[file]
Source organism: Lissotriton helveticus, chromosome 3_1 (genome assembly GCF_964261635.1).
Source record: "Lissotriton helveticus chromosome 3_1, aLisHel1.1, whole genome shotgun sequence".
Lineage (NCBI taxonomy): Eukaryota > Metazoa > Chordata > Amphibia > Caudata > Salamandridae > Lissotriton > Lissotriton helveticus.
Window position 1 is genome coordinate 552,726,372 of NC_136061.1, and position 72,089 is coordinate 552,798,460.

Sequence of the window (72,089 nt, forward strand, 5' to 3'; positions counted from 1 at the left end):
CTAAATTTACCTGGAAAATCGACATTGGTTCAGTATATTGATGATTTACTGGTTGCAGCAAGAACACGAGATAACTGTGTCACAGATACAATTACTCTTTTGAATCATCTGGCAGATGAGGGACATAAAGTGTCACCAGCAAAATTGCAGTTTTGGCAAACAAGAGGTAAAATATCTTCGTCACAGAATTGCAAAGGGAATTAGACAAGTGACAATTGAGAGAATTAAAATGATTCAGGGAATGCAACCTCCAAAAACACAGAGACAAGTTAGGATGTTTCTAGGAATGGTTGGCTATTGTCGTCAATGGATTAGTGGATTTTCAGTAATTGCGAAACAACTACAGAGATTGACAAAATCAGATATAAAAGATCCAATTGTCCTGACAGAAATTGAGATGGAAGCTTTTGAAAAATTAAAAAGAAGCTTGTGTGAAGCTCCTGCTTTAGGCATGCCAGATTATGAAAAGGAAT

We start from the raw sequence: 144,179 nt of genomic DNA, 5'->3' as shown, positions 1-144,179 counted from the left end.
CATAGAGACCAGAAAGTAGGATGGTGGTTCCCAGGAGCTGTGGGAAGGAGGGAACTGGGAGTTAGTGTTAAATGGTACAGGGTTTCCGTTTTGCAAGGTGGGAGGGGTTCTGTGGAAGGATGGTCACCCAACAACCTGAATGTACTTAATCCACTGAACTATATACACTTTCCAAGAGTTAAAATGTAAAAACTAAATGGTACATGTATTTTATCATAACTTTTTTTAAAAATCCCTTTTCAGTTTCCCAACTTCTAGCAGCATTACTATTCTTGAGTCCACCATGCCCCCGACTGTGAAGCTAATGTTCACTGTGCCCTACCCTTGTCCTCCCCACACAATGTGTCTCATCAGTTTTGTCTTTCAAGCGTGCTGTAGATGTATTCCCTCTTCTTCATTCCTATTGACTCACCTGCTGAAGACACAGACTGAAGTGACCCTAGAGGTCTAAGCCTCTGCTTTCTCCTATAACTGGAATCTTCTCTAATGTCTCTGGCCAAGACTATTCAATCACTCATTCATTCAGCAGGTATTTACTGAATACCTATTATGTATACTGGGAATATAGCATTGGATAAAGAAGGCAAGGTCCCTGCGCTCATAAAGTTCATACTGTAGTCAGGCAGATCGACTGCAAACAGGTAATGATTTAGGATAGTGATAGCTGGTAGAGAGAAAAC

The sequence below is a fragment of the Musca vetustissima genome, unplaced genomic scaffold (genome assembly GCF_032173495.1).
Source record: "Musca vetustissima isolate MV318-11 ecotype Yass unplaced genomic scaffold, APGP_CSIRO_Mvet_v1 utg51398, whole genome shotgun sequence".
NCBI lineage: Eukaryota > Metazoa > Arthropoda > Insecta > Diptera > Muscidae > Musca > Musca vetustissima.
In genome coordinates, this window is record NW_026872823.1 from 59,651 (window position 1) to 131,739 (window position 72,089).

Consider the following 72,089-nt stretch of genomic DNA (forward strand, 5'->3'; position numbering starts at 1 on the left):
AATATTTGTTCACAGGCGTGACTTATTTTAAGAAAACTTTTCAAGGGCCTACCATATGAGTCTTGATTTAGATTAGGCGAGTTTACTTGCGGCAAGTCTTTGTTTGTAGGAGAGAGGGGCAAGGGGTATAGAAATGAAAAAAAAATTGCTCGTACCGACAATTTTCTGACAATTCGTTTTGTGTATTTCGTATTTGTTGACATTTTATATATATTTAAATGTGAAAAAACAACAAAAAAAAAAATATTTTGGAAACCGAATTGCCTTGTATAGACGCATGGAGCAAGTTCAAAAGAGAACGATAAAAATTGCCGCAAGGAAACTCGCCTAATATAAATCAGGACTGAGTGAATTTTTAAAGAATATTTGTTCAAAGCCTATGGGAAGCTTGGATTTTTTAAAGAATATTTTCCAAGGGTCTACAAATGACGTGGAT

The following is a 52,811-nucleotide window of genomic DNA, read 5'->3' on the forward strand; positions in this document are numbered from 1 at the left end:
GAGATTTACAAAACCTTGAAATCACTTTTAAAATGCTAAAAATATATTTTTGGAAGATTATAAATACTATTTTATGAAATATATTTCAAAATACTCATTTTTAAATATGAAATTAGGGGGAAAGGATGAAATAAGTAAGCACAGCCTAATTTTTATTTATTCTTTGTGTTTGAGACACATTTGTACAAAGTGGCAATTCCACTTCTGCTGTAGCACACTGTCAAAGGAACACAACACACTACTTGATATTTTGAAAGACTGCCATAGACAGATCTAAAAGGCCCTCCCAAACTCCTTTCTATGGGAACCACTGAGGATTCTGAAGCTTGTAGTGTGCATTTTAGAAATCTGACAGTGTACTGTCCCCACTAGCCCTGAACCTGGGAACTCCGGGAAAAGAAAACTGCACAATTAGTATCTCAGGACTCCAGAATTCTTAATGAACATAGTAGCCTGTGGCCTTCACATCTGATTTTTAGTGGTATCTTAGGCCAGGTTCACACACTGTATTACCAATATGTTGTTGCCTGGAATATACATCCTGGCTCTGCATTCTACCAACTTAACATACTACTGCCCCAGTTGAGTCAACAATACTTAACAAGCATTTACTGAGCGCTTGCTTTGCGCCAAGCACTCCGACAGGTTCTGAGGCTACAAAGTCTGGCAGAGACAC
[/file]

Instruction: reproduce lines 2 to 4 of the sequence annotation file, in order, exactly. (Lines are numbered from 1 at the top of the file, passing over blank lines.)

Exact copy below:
Source record: "Lissotriton helveticus chromosome 3_1, aLisHel1.1, whole genome shotgun sequence".
Lineage (NCBI taxonomy): Eukaryota > Metazoa > Chordata > Amphibia > Caudata > Salamandridae > Lissotriton > Lissotriton helveticus.
Window position 1 is genome coordinate 552,726,372 of NC_136061.1, and position 72,089 is coordinate 552,798,460.